CYBERSECURITY PADAWAN

Previously, we’ve talked, at length about what a hotfix is, what’s it used for, and how to tell them apart from updates, patches, and other improvements-carrying packages. Today, we’re going to add even more -fix(es) to our list – coldfixes and bugfixes. So, what are they, what do they do, and when should you apply them? Stay tuned for the most expected sparring match of the season – patch vs hotfix vs coldfix vs bugfix. As always, enjoy your read, subscribe and share.

For the record. Getting Your ‘Fixes’ Right.

I feel it’s time for a back-to-basics moment. So, before leaping into comparisons, pros and cons, we’re going to powwow a bit about patches, hotfixes, coldfixes, and bugfixes.

Patch(es) in a Nutshell

What is a patch and why should one care about them? Mostly because, without them, our applications wouldn’t be able to operate properly on our machine or would simply be an easy target, ready to be cherry-picked by hackers. Patches do everything from improving the app’s overall security to fixing bugs, perking up UI/UX (i.e., looks and feels), and improving the F.U.P factor (i.e., functionality, usability, and performance). In other words, patches can be considered these all-encompassing, multi-purpose, A to Z improvement-carrying packages.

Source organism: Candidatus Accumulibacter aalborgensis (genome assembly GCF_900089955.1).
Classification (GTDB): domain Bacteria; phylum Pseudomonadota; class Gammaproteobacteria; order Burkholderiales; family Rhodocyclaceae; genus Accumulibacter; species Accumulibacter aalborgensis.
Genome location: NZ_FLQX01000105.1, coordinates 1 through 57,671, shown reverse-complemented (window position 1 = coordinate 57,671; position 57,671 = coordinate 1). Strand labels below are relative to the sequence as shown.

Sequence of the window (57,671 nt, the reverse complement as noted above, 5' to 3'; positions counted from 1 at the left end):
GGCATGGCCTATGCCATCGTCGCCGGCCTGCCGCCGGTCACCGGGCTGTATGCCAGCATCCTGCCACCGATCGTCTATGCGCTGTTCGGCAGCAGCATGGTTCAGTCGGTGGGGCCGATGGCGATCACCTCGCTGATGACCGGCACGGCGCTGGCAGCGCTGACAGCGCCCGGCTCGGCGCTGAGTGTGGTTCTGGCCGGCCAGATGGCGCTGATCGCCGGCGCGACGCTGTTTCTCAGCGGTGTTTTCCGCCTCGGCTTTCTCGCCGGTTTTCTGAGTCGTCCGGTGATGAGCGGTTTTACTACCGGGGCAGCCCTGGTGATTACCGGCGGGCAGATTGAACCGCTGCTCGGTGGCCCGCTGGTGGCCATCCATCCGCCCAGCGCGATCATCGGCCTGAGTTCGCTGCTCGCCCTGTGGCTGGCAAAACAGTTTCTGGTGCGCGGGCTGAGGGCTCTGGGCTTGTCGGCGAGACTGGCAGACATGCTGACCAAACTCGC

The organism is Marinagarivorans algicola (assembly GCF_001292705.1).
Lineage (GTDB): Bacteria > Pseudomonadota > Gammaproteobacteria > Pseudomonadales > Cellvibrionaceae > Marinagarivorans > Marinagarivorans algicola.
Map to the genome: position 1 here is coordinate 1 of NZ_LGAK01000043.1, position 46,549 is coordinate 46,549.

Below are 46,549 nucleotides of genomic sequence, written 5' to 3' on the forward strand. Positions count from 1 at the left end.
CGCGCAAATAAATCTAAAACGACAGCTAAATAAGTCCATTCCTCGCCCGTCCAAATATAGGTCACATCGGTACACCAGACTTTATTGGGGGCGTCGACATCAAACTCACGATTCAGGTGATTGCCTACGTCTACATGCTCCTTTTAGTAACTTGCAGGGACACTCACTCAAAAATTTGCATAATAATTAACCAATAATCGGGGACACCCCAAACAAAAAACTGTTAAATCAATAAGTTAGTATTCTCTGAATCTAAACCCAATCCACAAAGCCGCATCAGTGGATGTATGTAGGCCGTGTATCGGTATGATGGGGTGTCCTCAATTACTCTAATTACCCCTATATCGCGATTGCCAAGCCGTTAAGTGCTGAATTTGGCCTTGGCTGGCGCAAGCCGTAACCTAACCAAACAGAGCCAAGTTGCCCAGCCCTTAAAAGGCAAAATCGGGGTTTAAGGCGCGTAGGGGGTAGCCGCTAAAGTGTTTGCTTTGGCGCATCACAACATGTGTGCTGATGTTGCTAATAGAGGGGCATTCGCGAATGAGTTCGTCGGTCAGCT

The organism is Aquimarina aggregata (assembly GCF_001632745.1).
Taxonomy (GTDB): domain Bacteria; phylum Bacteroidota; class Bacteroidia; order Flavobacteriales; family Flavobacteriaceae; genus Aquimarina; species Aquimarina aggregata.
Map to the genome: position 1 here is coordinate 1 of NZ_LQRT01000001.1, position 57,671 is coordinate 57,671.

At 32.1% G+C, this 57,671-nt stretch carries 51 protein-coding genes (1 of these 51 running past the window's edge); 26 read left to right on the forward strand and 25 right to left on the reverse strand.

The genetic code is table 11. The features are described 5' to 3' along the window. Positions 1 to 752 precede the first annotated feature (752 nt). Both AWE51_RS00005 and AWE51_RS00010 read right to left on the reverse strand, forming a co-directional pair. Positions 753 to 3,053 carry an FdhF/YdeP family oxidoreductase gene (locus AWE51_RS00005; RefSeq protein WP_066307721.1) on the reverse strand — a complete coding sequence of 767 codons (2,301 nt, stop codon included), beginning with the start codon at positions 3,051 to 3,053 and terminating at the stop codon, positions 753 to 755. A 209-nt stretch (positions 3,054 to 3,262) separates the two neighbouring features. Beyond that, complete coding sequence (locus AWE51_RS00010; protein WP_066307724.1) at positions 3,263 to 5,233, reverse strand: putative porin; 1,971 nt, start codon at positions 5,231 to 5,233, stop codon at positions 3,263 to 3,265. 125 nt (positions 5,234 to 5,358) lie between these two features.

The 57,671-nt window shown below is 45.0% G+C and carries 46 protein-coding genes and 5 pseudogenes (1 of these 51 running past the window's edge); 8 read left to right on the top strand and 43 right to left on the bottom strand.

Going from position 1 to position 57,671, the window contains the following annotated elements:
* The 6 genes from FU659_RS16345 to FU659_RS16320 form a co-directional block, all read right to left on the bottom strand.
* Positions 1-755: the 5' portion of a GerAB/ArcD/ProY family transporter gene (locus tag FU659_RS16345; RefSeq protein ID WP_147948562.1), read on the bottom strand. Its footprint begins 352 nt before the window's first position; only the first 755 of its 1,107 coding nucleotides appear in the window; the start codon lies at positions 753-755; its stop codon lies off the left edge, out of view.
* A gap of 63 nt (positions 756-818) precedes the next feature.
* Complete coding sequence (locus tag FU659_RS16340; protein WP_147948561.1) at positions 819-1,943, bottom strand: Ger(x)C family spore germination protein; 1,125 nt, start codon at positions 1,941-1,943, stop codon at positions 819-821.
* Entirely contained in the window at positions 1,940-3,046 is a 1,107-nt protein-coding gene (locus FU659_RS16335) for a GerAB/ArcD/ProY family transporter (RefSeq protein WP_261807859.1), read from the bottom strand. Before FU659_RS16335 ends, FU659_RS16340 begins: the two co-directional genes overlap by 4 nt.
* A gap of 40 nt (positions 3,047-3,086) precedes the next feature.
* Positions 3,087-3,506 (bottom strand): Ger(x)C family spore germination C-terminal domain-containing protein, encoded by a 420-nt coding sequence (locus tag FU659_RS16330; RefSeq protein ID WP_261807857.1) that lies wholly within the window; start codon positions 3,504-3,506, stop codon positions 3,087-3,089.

Hotfix(es) in a Nutshell

In case you’ve missed my article on hotfixes and ‘hotfixing’, here are a couple of things you need to know about them. Hotfixes are ‘live’ updates, meaning that they’re applied to running apps. While most are requested by the end-user, some can be the result of QA sniffing around. Hotfixes can quickly fix security or usability-related issues, but, if not tested properly, they can dramatically impact the app’s functionality, usability, and performance.

Coldfix(es) in a Nutshell

Coldfixes are the exact opposites of hotfixes – they need to be applied to the ‘unalive’ app. Hold the garlic and silver bullets (for now) because this means that the app must be switched off before applying the fix; usually, this means prompting the user to reboot the machine, log off, or force-restart the application. Applying coldfixes is like taking the proverbial high road – they’re not very different from their ‘hot’ kin, but, for functionality and app stability reasons, coldfixes need a clean reboot. If the app behaves erratically, it can quickly be reverted to the unpatched ‘state’.

Bugfix(es) in a Nutshell

As the name suggests, bugfixes are designed to repair coding bugs, regardless of their nature (e.g., accidental, missing or improper initialization, dyslexic, mis-copy, abused global, macro, model error, parameter mismatch, etc.). Here’s how it works.